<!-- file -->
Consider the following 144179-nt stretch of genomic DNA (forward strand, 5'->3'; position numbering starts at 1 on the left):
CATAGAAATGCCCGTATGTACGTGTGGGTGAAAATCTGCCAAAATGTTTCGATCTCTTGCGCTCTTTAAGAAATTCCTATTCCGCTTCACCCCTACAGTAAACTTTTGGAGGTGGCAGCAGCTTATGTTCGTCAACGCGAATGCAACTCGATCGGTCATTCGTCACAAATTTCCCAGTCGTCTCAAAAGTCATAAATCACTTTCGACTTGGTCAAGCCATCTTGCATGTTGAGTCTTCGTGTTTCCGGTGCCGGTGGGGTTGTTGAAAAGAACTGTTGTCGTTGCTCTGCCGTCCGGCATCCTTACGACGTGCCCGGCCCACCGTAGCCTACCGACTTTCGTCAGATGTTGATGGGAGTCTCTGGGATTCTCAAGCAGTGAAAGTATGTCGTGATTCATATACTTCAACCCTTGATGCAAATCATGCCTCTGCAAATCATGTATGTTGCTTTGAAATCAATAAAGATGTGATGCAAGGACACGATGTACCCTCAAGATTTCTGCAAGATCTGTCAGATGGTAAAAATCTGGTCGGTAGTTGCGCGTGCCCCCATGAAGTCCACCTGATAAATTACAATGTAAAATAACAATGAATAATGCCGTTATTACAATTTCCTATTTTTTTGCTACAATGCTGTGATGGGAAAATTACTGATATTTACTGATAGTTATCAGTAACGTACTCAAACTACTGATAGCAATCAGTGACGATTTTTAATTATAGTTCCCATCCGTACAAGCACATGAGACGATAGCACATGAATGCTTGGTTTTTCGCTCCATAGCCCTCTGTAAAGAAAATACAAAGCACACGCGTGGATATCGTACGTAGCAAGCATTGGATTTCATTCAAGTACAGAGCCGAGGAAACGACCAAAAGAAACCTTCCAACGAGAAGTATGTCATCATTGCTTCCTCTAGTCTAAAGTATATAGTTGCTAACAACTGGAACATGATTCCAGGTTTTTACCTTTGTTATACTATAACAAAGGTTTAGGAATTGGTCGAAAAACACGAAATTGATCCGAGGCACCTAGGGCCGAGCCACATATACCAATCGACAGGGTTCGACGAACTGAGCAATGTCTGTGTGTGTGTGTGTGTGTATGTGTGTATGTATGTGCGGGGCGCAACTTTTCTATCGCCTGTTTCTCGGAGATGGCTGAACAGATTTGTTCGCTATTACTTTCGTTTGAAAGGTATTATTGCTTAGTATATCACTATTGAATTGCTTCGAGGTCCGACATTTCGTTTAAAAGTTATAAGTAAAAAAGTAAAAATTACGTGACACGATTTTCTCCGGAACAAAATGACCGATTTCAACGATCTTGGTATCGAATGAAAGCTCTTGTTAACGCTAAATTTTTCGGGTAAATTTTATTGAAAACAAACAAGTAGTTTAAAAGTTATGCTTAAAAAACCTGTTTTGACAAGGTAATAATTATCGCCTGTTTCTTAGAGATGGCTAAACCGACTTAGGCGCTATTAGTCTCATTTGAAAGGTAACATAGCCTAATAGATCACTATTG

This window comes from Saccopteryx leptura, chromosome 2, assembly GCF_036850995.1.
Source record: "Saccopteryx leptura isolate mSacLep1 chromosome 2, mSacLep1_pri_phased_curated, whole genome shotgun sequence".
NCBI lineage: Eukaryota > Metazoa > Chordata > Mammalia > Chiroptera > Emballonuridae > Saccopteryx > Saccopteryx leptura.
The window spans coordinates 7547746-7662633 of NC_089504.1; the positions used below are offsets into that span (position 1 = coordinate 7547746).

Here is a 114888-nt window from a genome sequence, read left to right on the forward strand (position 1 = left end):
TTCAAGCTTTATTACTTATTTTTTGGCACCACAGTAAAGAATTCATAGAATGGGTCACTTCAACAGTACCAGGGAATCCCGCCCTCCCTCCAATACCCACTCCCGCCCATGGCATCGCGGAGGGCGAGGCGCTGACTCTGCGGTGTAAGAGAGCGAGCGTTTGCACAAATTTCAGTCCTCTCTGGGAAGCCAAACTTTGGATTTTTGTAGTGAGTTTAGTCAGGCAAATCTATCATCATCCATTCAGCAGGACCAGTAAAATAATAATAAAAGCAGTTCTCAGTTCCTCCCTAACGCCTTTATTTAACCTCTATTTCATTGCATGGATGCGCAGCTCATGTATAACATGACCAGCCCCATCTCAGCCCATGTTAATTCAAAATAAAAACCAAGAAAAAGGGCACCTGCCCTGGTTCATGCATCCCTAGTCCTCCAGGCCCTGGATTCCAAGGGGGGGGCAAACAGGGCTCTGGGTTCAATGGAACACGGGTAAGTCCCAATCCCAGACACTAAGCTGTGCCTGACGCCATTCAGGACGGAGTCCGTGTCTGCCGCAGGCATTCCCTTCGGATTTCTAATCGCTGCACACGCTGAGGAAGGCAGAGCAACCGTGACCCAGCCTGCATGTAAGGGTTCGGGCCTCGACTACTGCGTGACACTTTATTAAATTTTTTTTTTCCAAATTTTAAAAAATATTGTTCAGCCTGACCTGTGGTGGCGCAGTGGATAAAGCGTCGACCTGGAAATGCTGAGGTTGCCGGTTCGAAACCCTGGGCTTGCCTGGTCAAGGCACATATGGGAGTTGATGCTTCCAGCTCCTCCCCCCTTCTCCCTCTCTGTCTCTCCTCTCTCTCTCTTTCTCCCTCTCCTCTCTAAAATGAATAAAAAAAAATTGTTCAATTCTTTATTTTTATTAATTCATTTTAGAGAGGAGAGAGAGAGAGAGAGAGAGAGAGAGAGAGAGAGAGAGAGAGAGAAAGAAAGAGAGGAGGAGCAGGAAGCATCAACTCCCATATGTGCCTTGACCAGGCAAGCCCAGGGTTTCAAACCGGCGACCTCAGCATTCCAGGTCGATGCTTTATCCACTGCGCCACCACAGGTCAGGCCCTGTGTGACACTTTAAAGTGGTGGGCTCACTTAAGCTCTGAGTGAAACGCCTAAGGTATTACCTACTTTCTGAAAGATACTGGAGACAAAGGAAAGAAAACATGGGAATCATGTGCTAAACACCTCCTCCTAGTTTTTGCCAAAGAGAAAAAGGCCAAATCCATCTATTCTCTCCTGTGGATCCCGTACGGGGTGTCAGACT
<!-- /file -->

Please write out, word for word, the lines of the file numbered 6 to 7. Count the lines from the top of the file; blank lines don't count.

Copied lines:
The window spans coordinates 7547746-7662633 of NC_089504.1; the positions used below are offsets into that span (position 1 = coordinate 7547746).

Here is a 114888-nt window from a genome sequence, read left to right on the forward strand (position 1 = left end):